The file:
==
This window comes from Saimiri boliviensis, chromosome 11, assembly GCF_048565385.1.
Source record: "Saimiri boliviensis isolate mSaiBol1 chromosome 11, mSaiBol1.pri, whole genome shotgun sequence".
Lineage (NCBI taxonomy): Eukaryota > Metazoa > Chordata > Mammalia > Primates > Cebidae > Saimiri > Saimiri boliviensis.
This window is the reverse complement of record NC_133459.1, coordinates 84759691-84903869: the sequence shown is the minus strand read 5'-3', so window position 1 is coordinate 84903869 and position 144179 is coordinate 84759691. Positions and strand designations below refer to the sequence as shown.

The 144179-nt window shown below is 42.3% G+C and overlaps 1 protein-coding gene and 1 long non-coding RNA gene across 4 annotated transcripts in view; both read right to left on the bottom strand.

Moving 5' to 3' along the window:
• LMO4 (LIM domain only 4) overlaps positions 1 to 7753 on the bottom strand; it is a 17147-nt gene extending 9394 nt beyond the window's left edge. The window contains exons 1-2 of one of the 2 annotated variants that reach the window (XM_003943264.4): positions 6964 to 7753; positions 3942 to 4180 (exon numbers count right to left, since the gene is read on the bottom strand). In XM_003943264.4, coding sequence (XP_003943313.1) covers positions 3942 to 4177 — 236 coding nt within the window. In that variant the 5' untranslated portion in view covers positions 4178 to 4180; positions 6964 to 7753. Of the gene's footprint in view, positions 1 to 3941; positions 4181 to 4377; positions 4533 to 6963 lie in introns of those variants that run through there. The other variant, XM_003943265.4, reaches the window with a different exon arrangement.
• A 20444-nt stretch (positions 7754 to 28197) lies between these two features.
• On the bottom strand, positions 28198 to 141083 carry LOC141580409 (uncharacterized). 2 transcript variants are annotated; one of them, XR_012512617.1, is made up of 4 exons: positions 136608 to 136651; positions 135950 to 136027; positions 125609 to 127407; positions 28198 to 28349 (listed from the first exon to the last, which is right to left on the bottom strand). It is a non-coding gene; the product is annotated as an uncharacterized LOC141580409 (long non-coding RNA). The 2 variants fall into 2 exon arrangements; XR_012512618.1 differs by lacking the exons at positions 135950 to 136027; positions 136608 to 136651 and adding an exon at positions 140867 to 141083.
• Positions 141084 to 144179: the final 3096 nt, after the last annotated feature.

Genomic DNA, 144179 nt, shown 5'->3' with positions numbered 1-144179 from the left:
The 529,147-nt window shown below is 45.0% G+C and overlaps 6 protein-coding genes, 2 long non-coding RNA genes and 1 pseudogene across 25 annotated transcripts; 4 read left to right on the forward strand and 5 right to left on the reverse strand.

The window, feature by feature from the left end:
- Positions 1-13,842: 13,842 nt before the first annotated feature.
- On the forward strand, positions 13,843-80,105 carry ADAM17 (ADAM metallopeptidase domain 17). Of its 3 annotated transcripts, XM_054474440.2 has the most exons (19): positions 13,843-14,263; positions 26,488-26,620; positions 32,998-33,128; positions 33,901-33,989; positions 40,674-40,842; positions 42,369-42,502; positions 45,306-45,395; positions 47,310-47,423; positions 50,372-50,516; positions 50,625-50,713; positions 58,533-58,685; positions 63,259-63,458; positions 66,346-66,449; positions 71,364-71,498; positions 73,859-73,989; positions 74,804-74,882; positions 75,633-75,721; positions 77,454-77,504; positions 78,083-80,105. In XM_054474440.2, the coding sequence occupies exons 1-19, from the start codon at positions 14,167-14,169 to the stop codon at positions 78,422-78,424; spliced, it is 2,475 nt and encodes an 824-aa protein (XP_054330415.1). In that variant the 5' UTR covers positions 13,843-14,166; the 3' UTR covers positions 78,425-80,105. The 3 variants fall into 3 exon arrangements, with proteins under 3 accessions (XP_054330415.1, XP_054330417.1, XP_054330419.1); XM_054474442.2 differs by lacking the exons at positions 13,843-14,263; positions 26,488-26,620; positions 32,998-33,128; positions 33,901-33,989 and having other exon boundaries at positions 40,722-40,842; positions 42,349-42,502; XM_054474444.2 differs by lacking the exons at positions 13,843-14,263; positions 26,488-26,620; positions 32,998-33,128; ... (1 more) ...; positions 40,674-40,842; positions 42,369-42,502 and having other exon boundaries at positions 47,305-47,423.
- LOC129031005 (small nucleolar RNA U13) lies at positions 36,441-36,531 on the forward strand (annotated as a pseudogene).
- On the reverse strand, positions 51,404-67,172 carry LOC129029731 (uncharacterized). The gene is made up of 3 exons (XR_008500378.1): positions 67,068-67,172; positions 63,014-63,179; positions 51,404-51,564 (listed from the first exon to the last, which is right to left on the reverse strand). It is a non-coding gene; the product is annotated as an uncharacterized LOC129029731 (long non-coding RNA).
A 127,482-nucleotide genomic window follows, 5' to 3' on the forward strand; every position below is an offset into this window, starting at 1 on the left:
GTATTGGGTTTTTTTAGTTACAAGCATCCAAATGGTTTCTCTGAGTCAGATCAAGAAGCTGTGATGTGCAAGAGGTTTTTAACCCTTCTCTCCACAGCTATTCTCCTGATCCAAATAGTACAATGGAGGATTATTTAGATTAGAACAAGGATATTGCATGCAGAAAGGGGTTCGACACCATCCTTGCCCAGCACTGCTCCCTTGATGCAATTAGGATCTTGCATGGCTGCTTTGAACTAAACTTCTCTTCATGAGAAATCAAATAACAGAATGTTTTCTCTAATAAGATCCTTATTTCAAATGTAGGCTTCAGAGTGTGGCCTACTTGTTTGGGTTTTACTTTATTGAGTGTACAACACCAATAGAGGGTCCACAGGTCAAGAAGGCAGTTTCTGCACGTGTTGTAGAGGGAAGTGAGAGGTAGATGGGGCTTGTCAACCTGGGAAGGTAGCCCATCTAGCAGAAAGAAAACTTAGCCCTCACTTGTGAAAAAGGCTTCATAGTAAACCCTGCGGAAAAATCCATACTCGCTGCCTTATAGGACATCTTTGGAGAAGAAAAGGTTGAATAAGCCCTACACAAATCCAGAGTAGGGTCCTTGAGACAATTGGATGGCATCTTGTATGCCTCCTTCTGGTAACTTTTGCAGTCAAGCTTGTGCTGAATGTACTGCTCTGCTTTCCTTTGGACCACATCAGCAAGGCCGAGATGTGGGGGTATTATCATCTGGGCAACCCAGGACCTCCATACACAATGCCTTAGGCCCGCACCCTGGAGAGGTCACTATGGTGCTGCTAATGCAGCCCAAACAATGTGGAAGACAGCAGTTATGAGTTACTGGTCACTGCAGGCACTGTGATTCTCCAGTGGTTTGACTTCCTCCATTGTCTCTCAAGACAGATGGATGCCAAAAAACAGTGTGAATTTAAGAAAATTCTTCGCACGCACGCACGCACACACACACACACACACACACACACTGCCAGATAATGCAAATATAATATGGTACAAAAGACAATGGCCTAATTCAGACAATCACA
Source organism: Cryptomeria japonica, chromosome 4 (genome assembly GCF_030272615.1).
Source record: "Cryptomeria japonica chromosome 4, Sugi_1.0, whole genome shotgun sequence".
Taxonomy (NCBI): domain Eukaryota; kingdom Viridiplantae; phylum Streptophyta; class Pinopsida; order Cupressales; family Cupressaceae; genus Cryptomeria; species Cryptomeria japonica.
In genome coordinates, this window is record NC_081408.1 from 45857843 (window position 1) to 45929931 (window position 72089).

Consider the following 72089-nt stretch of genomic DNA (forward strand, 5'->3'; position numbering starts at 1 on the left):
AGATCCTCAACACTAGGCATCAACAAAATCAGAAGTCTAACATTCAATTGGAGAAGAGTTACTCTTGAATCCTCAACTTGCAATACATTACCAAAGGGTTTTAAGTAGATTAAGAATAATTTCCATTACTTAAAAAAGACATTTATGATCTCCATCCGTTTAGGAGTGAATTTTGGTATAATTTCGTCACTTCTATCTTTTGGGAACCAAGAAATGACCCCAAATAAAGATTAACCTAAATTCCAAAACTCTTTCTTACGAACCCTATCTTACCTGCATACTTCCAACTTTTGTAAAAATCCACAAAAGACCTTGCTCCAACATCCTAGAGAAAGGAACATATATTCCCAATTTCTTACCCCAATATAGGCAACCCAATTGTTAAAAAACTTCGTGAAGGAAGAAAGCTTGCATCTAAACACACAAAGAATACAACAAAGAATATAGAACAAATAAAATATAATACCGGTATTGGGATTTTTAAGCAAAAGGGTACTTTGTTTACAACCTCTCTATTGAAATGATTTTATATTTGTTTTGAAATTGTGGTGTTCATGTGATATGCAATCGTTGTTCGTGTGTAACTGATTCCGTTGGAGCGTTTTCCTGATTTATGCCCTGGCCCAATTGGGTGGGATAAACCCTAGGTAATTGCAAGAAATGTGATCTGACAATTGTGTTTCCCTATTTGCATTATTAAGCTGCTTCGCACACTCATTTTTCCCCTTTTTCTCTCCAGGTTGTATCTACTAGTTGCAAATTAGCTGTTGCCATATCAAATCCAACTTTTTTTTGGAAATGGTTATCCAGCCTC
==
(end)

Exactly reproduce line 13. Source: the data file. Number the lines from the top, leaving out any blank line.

The window, feature by feature from the left end: